From ANGLICAN INFORMATION (‘A voice for the voiceless in the Anglican Province of Central Africa’):
Could this be an apology to Leonard Mondoma from UK journalist Ruth Gledhill?
To a minority audience safely behind the ‘paywall’ of the online U.K. Times newspaper Ruth Gledhill, their Religious Affairs correspondent, has issued a terse article headed:
‘Man accused of poisoning English missionary acquitted’
November 3 2010 1:19PM
This is a reference to the acquittal of Leonard Mondoma of the so-called ‘poisoning’ of the late Canon Rodney Hunter, a British missionary who died of natural causes in 2006 in Nkhota-kota, Malawi.
Leonard Mondoma, Hunter’s faithful cook had been accused of poisoning by a twice-suspended Forward in Faith priest, the Rev Denis Kayamba. This story was subsequently enthusiastically taken up as apparent fact by Religious Affairs Correspondent, Ruth Gledhill of the U.K. Times newspaper.
In her article of today’s date, in two short sentences, Gledhill writes: ‘A judge in Malawi has ruled that evidence linking Leonard Mondoma to the murder Canon Rodney Hunter was circumstantial.’
She goes on: ‘A man accused of poisoning an English missionary in Malawi has been acquitted. Leonard Mondoma was found not guilty of the murder of the Canon Rodney Hunter by a court in Nkhotakota.’
ANGLICAN-INFORMATION comments that this is a very tardy (the acquittal was three weeks ago) and minimalist report from a journalist who previously was quick to attribute Hunter’s death to an unqualified ‘poisoning’ and ‘murder’. For example, 26th April 2007 in an article headed ‘Enemy of liberal Anglicans was poisoned’ and again in her ‘Articles of Faith’ weblog of the same date in which she claimed three poisons, metronidazol, phenothiazine and promethazine hydrochloride, were ‘used to kill him’ – these were actually medications provided at Hunter’s request. Later Ruth Gledhill tried to claim that others too had been poisoned.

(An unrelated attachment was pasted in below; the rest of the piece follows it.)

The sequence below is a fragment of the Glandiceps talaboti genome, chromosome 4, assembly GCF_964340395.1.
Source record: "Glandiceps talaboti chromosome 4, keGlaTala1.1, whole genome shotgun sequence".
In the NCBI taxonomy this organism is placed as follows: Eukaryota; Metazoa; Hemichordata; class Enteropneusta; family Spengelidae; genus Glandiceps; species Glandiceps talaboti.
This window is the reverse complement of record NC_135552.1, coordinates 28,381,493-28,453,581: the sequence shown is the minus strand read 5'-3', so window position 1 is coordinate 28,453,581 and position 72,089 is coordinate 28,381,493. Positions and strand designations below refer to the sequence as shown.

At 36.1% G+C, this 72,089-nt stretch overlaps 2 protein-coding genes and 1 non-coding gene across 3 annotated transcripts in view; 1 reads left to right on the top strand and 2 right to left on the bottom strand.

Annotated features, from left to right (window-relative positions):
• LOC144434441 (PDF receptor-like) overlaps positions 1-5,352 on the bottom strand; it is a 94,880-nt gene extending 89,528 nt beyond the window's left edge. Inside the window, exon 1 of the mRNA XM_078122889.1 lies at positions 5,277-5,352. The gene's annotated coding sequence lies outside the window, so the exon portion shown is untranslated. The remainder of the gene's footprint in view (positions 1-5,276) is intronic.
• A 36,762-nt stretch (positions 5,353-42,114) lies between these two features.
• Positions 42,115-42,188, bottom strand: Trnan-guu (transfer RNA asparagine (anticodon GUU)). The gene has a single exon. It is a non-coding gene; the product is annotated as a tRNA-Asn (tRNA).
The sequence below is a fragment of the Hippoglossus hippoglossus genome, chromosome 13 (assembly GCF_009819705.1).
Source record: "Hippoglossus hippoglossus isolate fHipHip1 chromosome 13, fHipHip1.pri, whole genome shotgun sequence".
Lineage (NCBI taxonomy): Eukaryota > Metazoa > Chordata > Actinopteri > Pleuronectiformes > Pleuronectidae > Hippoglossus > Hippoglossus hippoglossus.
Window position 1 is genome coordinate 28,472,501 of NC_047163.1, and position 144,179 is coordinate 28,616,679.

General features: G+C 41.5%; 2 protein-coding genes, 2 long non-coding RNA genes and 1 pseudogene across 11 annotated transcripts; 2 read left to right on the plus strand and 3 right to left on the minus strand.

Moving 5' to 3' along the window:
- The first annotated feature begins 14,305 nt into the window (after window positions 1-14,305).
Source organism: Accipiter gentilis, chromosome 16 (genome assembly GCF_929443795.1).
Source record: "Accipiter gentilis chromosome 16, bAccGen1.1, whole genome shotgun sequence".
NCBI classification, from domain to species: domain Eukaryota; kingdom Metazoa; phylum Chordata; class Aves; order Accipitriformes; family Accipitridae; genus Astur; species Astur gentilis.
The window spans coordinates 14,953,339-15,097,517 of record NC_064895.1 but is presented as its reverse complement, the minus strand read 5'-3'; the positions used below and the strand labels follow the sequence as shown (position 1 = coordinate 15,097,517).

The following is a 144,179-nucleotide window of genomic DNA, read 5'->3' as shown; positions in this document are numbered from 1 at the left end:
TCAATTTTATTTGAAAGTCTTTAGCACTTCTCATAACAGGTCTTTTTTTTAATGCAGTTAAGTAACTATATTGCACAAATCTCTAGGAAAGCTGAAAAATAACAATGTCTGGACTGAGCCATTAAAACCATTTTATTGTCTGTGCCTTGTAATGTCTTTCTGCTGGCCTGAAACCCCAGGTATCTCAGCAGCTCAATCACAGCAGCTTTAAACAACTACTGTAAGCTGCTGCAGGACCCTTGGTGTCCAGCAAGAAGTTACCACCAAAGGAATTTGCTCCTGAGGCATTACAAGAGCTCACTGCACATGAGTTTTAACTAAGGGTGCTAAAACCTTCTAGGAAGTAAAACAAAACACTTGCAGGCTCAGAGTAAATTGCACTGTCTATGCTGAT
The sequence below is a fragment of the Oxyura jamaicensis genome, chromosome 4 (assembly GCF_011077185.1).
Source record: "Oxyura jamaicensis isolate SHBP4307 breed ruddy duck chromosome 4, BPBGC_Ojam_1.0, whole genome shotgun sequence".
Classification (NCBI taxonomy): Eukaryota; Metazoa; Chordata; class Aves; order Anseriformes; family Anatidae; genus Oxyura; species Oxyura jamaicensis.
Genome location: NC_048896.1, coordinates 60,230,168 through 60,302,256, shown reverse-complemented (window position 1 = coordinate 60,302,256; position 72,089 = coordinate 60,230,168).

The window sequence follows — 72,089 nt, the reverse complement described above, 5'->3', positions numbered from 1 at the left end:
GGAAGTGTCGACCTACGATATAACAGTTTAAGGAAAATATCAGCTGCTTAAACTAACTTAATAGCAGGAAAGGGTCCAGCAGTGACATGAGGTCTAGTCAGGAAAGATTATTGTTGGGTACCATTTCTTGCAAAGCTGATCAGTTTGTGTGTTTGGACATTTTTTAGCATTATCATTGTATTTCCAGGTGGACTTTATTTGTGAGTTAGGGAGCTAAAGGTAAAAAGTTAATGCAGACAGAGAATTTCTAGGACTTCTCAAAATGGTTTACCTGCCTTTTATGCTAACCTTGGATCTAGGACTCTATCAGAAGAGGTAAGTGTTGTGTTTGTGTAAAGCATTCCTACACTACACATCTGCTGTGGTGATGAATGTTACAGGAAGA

The whole sorry saga has been reported by us over the years and is on our website. We have been very critical of Miss Gledhill’s reportage because writing for the Times her reports have been taken up all over the world by conservative websites, by the U.K. organisation Forward in Faith and by African newspapers, as actual fact and real evidence. Mondoma was therefore found guilty online with no hope of response and languished in terrible conditions in prison for 18 months the first year of which he was uncharged of anything.
We have cautioned that Gledhill in presenting the Mondoma case as a near proven case of murder, presumably in the pursuit of a sensational story, was extremely foolish. This is all the more terrifying as Malawi is a country where the death penalty is still on the statute books.
We have called for a public apology.
Could this now be what we asked for? In the last few days we have noted that all online articles from Ruth Gledhill concerning the case have mysteriously become unavailable. In addition her short article on her paywall blogsite continues: ‘Justice Robert Chinangwa decided that the evidence linking Mr Mondomo (Gledhill’s misspelling) to the murder was circumstantial and that the medical evidence did not conclusively show that the cause of death was by poison’ .
Interestingly she finally writes: ‘The website Anglican-Information, which has campaigned for Mr Mondoma’s aquittal, welcomed the verdict and said the original prosecution was a “disgraceful saga.” The website said “justice has prevailed.”’
This is the first time we have ever been reported favourably by Miss Gledhill!
ANGLICAN-INFORMATION says this whole story was indeed a disgraceful saga of the kind we never wish to have to report on again. At least Leonard Mondoma can now get on with his life, although with what means of living is a mystery and he may be consigned to a lifetime of unemployed penury.
We’ll make sure he gets to read this article, it may be of some small consolation to him.
COMMENT: I can report that Ruth has definitely been deeply effected by this incident although the last I heard she was going through the denial phase, blaming the whole damn mess on her original source. I can also report that The Times pay wall has pretty much scuppered her blogging activities, which is a great shame as, like her or not (and I like her), you have to admit she was a good friend to the blogging community and treated us with far more respect than any other journalist of such influence. If I was a fundie I would probably blame the Times pay wall on Ruth's incredible lack of journalistic judgement that led to the incarceration of an innocent man for three years. But I'm not, so I won't.